Returning to London after a 14-year hiatus, creative director Sarah Burton delivered a McQueen show of class and sensibility. Held at the Royal Horticultural Society Halls, where Burton worked on her first McQueen show 20 years ago, the decor eschewed the traditional straight runway in favour of large gauze curtains which created a winding trail through the room. The sense of anticipation — already near breaking point, as with any show of such magnitude — could only be increased by the steady fade-in of models as they passed back and forth towards the viewer. The corresponding fade-out as they retreated behind further layers of gauze made each outfit linger and reverberate in the spaces in between.
Inspiration for the show is said to have come from multiple areas, not least Burton’s unborn child (she cites her pregnancy as a reason not to hold the show in Paris this year),and the sanctity of nighttime. No surprise, then, that the spirit was that of warm darkness, graceful femininity and immaculately delicate detail. While the audience occupied the former, some models staved off the strong white lighting with thick, duvet-like coats and shawls, lined with fur and embroidered with butterflies. These designs came at the ‘bedtime’ end of the show, but Burton’s woman accomplished much before she turned in for the night.
The first model sported a large black coat with fur lapels, and the hint of a sheer dress underneath. Dominant, however, was the embroidery, which seemed to encompass and express the tone for the rest of the show: a large stopwatch, a butterfly, stars and a stone lion, among other artefacts. Such motifs continued, with butterflies and floral designs proving especially dominant, and contrasting strongly where they were paired with heavy black outerwear.
Even this dichotomy was exploded with the appearance of the first of several sheer dresses. A rippling creation of sheer, dark fabric with prints of butterflies, swallows, hand mirrors, lipstick and a multitude of other symbols, it was artfully placed near the beginning so as to suggest that the coats may have hidden it on other models. Extensive cut-aways and layers created a build up of colour, darkness and patternagainst the model’s pale skin. Both pieces felt, in hindsight, rather like a manifesto for the show to come — highly concerned with silhouette and transparency, like the gauze curtains surrounding all, but equally sensitive to symbolism, femininity and the behaviour of materials when worn.
With these first points established, the thick coats became jackets, one complete with an integrated sash that brought to mind the silk lapels of a dinner jacket, or else a longer jacket in cream with three layers of asymmetric lapels in three different styles. The show may be feminine in its symbols and, in part, inspiration, but the presentation and execution was far more ambiguous. The same butterflies and lips that so delicately adorned a dress found their way onto leather jackets as highly-detailed pin badges or patches. Leather appeared multiple times, as if to offset the more floaty pieces, in corsets or printed dresses that carried with them the slightest hint of the dominatrix in among the grace.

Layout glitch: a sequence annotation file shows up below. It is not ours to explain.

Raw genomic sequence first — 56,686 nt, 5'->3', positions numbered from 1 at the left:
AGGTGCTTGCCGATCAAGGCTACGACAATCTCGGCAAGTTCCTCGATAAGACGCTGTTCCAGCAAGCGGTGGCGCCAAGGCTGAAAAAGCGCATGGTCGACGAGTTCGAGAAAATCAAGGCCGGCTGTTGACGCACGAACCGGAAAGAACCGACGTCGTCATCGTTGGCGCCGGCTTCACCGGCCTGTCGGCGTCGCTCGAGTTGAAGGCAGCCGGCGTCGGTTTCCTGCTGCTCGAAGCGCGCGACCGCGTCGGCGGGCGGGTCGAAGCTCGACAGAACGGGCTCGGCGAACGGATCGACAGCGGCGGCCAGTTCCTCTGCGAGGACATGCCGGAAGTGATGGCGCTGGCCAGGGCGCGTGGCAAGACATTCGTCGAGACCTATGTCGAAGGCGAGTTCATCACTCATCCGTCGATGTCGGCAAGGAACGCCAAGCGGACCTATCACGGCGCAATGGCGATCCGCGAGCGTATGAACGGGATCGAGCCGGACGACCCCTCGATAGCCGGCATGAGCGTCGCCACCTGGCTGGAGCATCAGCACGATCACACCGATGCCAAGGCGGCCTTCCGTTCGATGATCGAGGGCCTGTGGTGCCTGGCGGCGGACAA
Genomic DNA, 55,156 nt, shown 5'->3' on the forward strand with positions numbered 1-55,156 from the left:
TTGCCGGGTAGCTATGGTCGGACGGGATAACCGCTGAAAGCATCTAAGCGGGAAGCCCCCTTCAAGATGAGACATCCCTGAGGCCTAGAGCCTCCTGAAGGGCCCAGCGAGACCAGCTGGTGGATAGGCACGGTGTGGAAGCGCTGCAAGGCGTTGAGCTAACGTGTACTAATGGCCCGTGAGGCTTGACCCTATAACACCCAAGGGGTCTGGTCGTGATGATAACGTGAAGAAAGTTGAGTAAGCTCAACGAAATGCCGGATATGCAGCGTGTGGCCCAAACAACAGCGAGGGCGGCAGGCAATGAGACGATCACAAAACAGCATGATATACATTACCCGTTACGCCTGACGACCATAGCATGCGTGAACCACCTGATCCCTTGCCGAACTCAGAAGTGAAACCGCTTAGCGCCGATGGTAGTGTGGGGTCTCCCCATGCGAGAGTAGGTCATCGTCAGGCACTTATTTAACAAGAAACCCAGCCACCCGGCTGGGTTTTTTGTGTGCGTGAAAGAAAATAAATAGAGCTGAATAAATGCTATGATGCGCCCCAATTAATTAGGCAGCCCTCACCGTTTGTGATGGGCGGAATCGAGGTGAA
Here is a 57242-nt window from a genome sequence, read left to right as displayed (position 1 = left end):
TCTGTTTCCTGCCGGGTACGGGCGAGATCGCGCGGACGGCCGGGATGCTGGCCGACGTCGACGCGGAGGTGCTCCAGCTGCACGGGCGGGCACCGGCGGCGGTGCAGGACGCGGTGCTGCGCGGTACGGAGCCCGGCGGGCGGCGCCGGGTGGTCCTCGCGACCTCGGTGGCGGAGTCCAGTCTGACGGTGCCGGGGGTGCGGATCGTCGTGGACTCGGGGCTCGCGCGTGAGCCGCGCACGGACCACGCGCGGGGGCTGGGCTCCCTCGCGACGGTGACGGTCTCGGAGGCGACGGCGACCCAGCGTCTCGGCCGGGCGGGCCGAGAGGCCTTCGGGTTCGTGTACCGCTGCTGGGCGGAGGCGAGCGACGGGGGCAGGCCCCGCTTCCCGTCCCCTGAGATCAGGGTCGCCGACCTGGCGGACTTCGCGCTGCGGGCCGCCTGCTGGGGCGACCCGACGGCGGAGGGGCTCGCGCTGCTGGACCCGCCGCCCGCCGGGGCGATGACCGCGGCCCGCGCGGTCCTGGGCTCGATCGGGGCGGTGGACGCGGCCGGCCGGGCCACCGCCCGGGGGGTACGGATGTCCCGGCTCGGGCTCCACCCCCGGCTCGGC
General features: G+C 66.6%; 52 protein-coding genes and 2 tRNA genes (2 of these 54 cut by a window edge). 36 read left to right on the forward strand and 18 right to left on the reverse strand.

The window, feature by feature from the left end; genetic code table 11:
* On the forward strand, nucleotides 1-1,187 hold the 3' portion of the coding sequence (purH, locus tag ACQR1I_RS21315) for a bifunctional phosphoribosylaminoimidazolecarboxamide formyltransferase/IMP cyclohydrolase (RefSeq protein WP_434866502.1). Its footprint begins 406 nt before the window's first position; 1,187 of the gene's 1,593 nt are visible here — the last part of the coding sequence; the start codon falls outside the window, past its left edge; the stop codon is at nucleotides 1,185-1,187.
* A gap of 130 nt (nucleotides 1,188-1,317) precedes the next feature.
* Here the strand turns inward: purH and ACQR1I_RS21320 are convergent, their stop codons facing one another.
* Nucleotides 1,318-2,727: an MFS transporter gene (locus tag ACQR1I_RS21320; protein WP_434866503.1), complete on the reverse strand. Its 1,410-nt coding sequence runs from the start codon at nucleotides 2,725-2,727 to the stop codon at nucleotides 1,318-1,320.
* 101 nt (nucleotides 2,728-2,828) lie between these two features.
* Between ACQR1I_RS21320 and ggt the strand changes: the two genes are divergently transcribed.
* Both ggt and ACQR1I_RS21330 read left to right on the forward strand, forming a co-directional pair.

The strong leather jackets, sparkling with increasing numbers of jewel-encrusted badges and paired with sheer, short skirts, gave way to thick, feather-like furry skirts and a true return to both the delicate, underwear-like tops and sharp embroidered jackets of the beginning. Here, too, we could appreciate in earnest the trousers common to several of the models. Loose, straight, open at the sides and secured with several small belts on the legs, they served as a reminder that, while Burton is in charge, the classic McQueen quirkiness and creativity remains.
All of this, however, paled (or rather darkened) in comparison to the evening gowns. After a show of predominantly black outfits with shiny accessories and the occasional pastel coloured dress, they felt like an explosion of colour in such strong lighting, and represented each element of the overall show taken to the extreme. The badges of the leather jackets became cascades of golden charms draped around the model’s shoulders and falling on extended sleeves all the way to the floor, framing a cutaway top-half that suggested the shape of previous jackets with V-shaped bands. These charms then became sheets of gold in the next outfit, a full-length long-sleeved dress of very sheer and slightly patterned material with one half covered in a solid mass of gold, stretching from the left shoulder down the arm and across the waist. Then, organisation struck with a duo of dresses, one white and one black, whose diamond patterns matched those butterflies of earlier pieces. Finally, in the pinnacle of symbolic execution, those same motifs of birds, flowers, insects and chains were recreated in sequins that infused the artefacts with an explosion of shimmering colour.
All of which led us finally to the aforementioned quilted coats and furry materials that spoke so strongly of a return home and to bed, even as the flowers continued to bloom and butterflies quiver on the shoulders of one of the last models. In many ways, this show was a homecoming, but one that blended grace and excess even as it explored the most delicate and symbolic aspects of femininity.